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“Bite-Size Bits of Local, National, and Global History”

Near Mountain Home in Kerr County, Texas — The American South (West South Central)
 

The Dowdy Tragedy of 1878

 
 
The Dowdy Tragedy of 1878 Marker image. Click for full size.
By James Hulse, October 31, 2020
1. The Dowdy Tragedy of 1878 Marker
Inscription.  

The pioneer family of Susan (1830 - 1913) and James Dowdy (1818 - 1900) moved from Goliad to Kerr County in 1878 and settled on Johnson Creek. Shortly after the family arrived, four of the Dowdy children Alice, Martha, Susan, and James were killed by Indians while tending sheep near their home. The attack occurred on Oct. 5, 1878, at a site about 3.5 miles northwest of present Ingram. The victims were buried the following day at Sunset Cemetery, northwest of Ingram. This incident was one of the last Indian raids in Kerr county.
 
Erected 1979 by Texas Historical Commission. (Marker Number 5324.)
 
Topics. This historical marker is listed in these topic lists: Settlements & SettlersWars, US Indian.
 
Location. 30° 9.281′ N, 99° 20.466′ W. Marker is near Mountain Home, Texas, in Kerr County. Marker is on Junction Highway (State Highway 27) 0.1 miles south of Tecaboca Road, on the left when traveling north. The marker is located at the north end of a rest area. Touch for map. Marker is in this post office area: Mountain Home TX 78058, United States of America. Touch for directions.
 
Other nearby markers. At least 8 other markers are within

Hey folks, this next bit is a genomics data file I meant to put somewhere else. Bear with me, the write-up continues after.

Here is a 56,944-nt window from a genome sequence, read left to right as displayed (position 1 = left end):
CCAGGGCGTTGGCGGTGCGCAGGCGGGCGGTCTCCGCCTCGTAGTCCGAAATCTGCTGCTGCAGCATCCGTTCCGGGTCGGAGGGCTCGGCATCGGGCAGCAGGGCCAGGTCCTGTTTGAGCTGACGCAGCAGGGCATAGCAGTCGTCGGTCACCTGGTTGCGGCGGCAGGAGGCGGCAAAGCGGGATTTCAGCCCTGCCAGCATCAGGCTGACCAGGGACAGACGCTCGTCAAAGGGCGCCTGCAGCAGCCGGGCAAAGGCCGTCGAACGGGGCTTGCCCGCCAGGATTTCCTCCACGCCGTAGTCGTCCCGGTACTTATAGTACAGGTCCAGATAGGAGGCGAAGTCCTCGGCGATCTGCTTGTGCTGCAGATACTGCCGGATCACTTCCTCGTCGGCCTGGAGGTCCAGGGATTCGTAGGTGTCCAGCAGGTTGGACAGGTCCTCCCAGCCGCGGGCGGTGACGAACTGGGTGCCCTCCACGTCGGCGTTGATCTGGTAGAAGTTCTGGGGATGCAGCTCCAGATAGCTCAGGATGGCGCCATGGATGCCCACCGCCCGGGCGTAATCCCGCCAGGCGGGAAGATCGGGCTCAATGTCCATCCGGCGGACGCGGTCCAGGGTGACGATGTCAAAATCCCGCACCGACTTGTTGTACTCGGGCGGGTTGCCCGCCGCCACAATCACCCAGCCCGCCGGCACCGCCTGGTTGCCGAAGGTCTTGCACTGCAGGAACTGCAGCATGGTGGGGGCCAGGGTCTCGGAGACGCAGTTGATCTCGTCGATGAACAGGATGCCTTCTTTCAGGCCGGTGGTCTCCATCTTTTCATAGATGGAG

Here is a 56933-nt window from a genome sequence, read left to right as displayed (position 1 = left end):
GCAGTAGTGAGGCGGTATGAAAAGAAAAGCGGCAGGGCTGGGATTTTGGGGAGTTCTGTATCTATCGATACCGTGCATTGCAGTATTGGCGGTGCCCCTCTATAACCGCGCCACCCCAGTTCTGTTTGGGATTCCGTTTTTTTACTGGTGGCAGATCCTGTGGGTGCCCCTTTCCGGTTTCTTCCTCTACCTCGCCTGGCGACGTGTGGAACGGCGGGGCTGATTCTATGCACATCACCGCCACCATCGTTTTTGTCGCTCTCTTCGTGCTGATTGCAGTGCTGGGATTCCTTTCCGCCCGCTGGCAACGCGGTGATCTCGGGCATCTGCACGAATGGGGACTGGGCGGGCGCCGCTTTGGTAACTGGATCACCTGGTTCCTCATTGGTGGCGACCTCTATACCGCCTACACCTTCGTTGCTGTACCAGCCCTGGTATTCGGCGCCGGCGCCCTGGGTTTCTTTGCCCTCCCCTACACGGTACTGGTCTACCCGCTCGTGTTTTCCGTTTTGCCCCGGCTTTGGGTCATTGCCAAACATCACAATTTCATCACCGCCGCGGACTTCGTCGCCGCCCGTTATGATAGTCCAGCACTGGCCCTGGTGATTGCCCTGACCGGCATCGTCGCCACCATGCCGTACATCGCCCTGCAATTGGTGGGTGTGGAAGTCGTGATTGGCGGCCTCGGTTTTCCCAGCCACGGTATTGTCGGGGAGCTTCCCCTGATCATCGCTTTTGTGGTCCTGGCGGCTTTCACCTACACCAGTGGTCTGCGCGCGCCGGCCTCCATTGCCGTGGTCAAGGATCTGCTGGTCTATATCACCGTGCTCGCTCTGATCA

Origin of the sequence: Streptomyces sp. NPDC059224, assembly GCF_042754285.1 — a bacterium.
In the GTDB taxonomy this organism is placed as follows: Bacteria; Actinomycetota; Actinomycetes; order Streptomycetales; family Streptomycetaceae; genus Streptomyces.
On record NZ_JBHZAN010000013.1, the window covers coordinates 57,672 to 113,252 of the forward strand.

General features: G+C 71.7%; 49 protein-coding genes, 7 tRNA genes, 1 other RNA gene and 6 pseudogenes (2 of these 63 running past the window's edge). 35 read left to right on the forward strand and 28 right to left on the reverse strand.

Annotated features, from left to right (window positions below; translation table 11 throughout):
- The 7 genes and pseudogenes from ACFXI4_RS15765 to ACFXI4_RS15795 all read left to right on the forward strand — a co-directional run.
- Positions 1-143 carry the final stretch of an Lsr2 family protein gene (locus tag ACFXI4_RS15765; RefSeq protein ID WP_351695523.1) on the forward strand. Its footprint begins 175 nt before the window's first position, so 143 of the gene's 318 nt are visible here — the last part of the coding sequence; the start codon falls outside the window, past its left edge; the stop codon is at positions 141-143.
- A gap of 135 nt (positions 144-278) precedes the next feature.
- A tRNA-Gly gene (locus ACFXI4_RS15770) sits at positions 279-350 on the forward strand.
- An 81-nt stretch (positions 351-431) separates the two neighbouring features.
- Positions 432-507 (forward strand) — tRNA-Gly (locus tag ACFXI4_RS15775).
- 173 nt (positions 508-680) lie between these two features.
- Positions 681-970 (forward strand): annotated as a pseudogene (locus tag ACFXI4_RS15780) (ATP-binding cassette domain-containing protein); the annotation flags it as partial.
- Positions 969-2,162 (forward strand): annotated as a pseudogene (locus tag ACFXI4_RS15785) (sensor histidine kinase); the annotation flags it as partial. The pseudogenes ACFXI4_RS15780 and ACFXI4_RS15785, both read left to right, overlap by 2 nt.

The Dowdy Tragedy of 1878 Marker image. Click for full size.
By James Hulse, October 31, 2020
2. The Dowdy Tragedy of 1878 Marker
10 miles of this marker, measured as the crow flies. Sunset Cemetery (approx. 0.6 miles away); Hunt Japonica Cemetery (approx. 5.3 miles away); Hunt (approx. 5.9 miles away); Schumacher Crossing on the Guadalupe River (approx. 6 miles away); Henderson Cemetery (approx. 6.1 miles away); Site of Sherman's Mill (approx. 6.7 miles away); Old Ingram (approx. 8.2 miles away); Mary Ann Kent Byas Chambers Morriss (approx. 9.4 miles away).
 
Regarding The Dowdy Tragedy of 1878. Later reports indicated that many people thought at the time that Indians were not to blame but bandits dressed up as Indians. "It is believed at headquarters that the murderers of the Dowdy family were white men, and that the girls were outraged (sexually assaulted)". Source: The Galveston Daily News, Nov. 27, 1878
 
Also see . . .
1. Unsolved Mystery of the Dowdy Family Massacre. Texashillcountry.com (Submitted on November 12, 2020, by James Hulse of Medina, Texas.) 

2. Mountain Home, Texas. TSHA Texas State Historical Association (Submitted on November 12, 2020, by James Hulse of Medina, Texas.) 
 
Dowdy family graves - Susan, Alice, Martha, James image. Click for full size.
By James Hulse, October 31, 2020
3. Dowdy family graves - Susan, Alice, Martha, James
Susan and Alice are in the left grave and Martha and James are in the second grave from the left. The other two graves on the far right were not readable.
Closeup of Susan and Alice's grave indicate they were murdered. image. Click for full size.
By James Hulse, October 31, 2020
4. Closeup of Susan and Alice's grave indicate they were murdered.
Both parents are buried next to them as well as other Dowdy family members.
 
 
Credits. This page was last revised on November 12, 2020. It was originally submitted on November 11, 2020, by James Hulse of Medina, Texas. This page has been viewed 40 times since then and 6 times this year. Photos:   1, 2, 3, 4. submitted on November 12, 2020, by James Hulse of Medina, Texas. • J. Makali Bruton was the editor who published this page.
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Mar. 5, 2021